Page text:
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View Diary: Struggle and Faith: How Occupy Has Taught Me To Tolerate Religion (231 comments)

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  •  Not at all (8+ / 0-)

    It's simple historical reality that religions are more likely to breed monsters and monstrous acts than saints. (As a former Catholic, it was disappointing to discover how few so-called saints were in any way truly saintly - or even just how little religious history was actually true.)

    That doesn't make the saints or the concerned citizens any less valuable, but it does raise questions about the role that religion plays in politics.

    And since religion is so rarely truly private in practice, and since it overlaps so obviously with politics, it's not at all unreasonable to question whether or not it offers a net social benefit.

    The basic moral fact is that no matter how much religious people would like to pretend otherwise, absolutely any moral position can be justified religiously.

    Whether it's gay-indifference or gay-hate, feminism or anti-feminism, hatred of the poor or support for the poor, killing your neighbour or loving your neighbour, some preacher somewhere will be preaching it from a pulpit, and their followers will believe that it's religiously-inspired morality.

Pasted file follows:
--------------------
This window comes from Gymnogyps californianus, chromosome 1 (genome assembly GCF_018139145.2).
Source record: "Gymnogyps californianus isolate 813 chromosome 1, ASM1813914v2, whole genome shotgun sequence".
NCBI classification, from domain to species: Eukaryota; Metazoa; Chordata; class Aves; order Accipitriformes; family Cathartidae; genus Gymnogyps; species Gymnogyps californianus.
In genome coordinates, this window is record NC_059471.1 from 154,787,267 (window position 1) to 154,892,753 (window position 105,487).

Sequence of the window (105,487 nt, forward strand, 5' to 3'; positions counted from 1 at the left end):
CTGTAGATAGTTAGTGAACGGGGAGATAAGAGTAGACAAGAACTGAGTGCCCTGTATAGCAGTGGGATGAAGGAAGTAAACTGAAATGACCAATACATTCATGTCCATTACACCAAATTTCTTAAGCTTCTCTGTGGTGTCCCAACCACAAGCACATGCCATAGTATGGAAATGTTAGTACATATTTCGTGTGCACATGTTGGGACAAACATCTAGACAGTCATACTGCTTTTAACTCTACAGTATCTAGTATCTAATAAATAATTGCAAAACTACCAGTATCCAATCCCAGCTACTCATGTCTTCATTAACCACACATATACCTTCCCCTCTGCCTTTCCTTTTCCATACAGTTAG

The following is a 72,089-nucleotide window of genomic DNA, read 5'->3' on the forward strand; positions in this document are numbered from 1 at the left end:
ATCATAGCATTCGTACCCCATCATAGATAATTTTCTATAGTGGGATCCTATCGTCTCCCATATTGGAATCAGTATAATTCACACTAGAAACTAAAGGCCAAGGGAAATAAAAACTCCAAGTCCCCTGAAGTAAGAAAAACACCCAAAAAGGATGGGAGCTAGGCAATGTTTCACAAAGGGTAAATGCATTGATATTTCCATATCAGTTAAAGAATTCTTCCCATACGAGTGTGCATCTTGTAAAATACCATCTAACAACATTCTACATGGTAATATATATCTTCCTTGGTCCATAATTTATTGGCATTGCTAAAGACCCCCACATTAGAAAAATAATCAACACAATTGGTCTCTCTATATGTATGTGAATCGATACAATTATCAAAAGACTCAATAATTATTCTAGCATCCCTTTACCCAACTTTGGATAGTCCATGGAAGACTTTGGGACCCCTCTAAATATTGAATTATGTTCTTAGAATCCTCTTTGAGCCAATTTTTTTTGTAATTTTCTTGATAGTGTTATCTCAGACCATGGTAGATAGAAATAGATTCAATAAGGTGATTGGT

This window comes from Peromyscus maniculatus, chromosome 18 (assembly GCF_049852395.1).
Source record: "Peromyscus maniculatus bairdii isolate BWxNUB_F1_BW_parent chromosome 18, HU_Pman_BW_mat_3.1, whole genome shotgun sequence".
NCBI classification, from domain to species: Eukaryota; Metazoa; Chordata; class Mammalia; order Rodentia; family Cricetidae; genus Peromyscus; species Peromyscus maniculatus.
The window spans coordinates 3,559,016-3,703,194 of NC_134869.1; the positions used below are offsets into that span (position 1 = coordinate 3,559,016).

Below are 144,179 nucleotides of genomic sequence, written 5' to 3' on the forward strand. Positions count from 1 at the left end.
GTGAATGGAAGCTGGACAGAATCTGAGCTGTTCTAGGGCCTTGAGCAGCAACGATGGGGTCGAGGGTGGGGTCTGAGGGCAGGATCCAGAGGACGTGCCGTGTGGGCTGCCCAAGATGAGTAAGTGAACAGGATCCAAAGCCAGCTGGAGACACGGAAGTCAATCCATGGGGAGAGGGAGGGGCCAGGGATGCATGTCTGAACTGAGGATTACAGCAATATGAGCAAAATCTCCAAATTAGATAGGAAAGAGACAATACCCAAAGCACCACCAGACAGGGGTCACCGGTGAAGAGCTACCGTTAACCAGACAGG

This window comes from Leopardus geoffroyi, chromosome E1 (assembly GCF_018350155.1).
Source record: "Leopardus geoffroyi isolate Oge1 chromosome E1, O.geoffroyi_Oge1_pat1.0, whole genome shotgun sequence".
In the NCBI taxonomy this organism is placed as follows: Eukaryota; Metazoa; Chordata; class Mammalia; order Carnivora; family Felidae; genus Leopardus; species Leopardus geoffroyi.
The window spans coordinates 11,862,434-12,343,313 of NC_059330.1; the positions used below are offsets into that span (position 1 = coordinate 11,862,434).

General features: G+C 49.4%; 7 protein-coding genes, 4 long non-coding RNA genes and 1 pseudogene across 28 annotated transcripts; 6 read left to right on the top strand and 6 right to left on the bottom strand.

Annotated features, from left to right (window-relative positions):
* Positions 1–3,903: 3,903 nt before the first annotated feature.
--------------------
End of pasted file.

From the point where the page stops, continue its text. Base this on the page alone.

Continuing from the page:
It's not belief in god that's the problem, it's the political forces it creates.

    Now, if the political forces were reliably progressive, progressive atheists would be more likely to make an accommodation with them.

    But they aren't. The religious left is a tiny minority compared to the religious right.

    So yes, you can believe what you want. But faith is not enough to create effective change when your beliefs are a minority interest, when the majority of the established religions are institutionally reactionary, and when even progressives use the 'I believe this because god tells me to' to justify their politics - and certainly not when progressive politics should be able to offer much more robust and persuasive reasons for doing the moral thing without leaning on supernatural narratives.

    "Be kind" - is that a religion?

    by ThatBritGuy on Tue Apr 30, 2013 at 06:48:28 AM PDT

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    •  This is the key: (0+ / 0-)
      It's not belief in god that's the problem, it's the political forces it creates.
      I've seen it first hand in Christian, Hindu, Jewish and Muslim cultures.  In a slightly different view, it's the political forces manipulating believers that cause the conflicts.

      But I don't see how you can support the following given how many self identified Christians vote Democratic.  I think we all tend to give the religious right too much weight because of all the noise they make:

      The religious left is a tiny minority compared to the religious right.

      I'm not liberal. I'm actually just anti-evil, OK? - Elon James White

      by Satya1 on Tue Apr 30, 2013 at 08:28:07 AM PDT

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    •  You sure believe a lot on faith (0+ / 0-)

      I don't see any research.

    •  Atheists are no angels (0+ / 0-)

      Some atheists are mellow, some are not.

      The robb'd that smiles steals something from the thief. -- Shakespeare

      by not2plato on Tue Apr 30, 2013 at 10:48:47 AM PDT

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